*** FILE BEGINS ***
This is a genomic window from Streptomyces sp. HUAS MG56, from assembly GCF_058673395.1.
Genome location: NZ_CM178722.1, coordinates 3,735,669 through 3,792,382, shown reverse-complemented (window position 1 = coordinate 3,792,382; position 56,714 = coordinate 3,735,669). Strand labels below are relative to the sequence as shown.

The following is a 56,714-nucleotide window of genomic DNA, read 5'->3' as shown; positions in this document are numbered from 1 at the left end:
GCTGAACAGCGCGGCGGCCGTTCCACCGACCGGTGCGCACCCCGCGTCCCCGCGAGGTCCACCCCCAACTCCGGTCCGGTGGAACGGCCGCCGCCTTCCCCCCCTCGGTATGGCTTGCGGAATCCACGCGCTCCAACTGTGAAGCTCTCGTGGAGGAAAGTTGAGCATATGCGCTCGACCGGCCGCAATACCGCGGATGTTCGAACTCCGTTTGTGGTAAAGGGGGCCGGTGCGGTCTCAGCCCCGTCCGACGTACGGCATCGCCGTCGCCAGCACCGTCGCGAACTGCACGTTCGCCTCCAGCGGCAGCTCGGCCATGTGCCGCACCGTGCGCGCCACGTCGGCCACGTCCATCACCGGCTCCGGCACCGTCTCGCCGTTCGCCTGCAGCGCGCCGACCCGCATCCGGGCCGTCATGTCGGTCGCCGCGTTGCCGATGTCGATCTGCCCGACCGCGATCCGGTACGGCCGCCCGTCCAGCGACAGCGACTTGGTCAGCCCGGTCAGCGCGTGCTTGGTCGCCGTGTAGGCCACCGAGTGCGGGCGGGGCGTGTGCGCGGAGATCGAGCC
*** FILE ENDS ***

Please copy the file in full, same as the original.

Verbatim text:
This is a genomic window from Streptomyces sp. HUAS MG56, from assembly GCF_058673395.1.
Genome location: NZ_CM178722.1, coordinates 3,735,669 through 3,792,382, shown reverse-complemented (window position 1 = coordinate 3,792,382; position 56,714 = coordinate 3,735,669). Strand labels below are relative to the sequence as shown.

The following is a 56,714-nucleotide window of genomic DNA, read 5'->3' as shown; positions in this document are numbered from 1 at the left end:
GCTGAACAGCGCGGCGGCCGTTCCACCGACCGGTGCGCACCCCGCGTCCCCGCGAGGTCCACCCCCAACTCCGGTCCGGTGGAACGGCCGCCGCCTTCCCCCCCTCGGTATGGCTTGCGGAATCCACGCGCTCCAACTGTGAAGCTCTCGTGGAGGAAAGTTGAGCATATGCGCTCGACCGGCCGCAATACCGCGGATGTTCGAACTCCGTTTGTGGTAAAGGGGGCCGGTGCGGTCTCAGCCCCGTCCGACGTACGGCATCGCCGTCGCCAGCACCGTCGCGAACTGCACGTTCGCCTCCAGCGGCAGCTCGGCCATGTGCCGCACCGTGCGCGCCACGTCGGCCACGTCCATCACCGGCTCCGGCACCGTCTCGCCGTTCGCCTGCAGCGCGCCGACCCGCATCCGGGCCGTCATGTCGGTCGCCGCGTTGCCGATGTCGATCTGCCCGACCGCGATCCGGTACGGCCGCCCGTCCAGCGACAGCGACTTGGTCAGCCCGGTCAGCGCGTGCTTGGTCGCCGTGTAGGCCACCGAGTGCGGGCGGGGCGTGTGCGCGGAGATCGAGCC